JOHN SINGER SARGENT
American (born in Italy), 1856-1925
Venetian Water Carriers, 1880-82
Oil on canvas
Not yet the famous portrait painter and muralist he would become in the 1890s, the young, cosmopolitan Sargent painted between 1880 and 1882 a remarkable group of figure compositions inspired by two extended visits to Venice during those years. Rather than focusing on the famous picturesque monuments and canals of this luminous city, Sargent portrayed predominantly working-class women within the dark, mysterious enclosed spaces of unadorned halls, courtyards and back streets. These candid scenes of ordinary Venetian life, which went unappreciated by critics initially, reflect a masterful talent by an artist then only in his mid-twenties. From studying the work of such seventeenth-century old masters as Diego Velásquez and Frans Hals, Sargent had learned important lessons that reverberate in his muted palette of gray, black and brown, highlighted by touches of red and bright white, and the broad, decisive application of brushstrokes to define form, texture and light.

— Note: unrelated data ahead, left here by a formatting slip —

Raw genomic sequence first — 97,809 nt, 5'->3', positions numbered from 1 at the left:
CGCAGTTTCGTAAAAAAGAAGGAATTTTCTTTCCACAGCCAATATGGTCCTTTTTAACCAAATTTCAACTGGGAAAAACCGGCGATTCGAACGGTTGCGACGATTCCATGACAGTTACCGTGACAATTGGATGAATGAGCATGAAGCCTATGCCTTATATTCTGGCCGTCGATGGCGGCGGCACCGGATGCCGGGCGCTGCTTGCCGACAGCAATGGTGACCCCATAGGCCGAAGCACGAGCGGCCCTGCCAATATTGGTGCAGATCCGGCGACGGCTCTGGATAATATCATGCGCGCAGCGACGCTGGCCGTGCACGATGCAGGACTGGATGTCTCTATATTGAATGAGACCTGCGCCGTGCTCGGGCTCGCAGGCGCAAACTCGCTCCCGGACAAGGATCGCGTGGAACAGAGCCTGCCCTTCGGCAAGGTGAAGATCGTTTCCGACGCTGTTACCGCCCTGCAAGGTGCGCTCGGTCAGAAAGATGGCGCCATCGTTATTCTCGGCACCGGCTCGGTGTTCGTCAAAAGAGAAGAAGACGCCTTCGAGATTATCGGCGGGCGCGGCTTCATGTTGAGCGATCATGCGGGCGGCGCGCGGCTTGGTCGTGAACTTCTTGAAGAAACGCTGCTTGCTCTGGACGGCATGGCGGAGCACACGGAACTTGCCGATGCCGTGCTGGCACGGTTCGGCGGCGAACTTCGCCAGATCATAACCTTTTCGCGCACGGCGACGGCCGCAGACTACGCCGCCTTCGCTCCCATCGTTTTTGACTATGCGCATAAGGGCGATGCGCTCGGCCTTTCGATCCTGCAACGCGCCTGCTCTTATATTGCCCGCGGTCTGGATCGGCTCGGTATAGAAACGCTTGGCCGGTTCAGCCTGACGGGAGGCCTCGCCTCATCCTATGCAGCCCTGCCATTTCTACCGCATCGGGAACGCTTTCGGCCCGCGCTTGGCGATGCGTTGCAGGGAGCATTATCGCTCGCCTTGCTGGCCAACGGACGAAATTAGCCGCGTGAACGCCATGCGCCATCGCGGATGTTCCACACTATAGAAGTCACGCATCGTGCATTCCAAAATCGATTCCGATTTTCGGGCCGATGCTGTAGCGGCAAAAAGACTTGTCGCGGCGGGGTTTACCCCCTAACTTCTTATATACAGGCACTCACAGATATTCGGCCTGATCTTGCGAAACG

Although seemingly informal, if not spontaneous, in both design and execution, Venetian Water Carriers is actually carefully conceived. Within a composition centered around rectangular forms (the door and its frame, the well and its base), Sargent subtly balanced the figure of the woman straining to carry a pail with the tilt of the door hanging off its hinges. With equal mastery he varied his technique, using exacting strokes of the brush, fluidly applied, to define individual pavement stones and building up rough layers of color to simulate the peeling plaster wall.